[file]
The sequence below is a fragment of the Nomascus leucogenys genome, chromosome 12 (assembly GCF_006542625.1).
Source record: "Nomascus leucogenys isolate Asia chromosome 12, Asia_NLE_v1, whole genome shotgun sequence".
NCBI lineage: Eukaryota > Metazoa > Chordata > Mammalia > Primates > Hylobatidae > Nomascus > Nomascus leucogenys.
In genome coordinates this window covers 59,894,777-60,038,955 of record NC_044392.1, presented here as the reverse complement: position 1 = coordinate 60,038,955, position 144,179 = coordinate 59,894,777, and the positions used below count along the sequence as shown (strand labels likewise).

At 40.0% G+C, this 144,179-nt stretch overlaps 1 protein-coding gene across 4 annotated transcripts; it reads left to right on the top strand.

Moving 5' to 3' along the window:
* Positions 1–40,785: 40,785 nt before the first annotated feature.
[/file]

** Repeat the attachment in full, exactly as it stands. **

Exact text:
The sequence below is a fragment of the Nomascus leucogenys genome, chromosome 12 (assembly GCF_006542625.1).
Source record: "Nomascus leucogenys isolate Asia chromosome 12, Asia_NLE_v1, whole genome shotgun sequence".
NCBI lineage: Eukaryota > Metazoa > Chordata > Mammalia > Primates > Hylobatidae > Nomascus > Nomascus leucogenys.
In genome coordinates this window covers 59,894,777-60,038,955 of record NC_044392.1, presented here as the reverse complement: position 1 = coordinate 60,038,955, position 144,179 = coordinate 59,894,777, and the positions used below count along the sequence as shown (strand labels likewise).

At 40.0% G+C, this 144,179-nt stretch overlaps 1 protein-coding gene across 4 annotated transcripts; it reads left to right on the top strand.

Moving 5' to 3' along the window:
* Positions 1–40,785: 40,785 nt before the first annotated feature.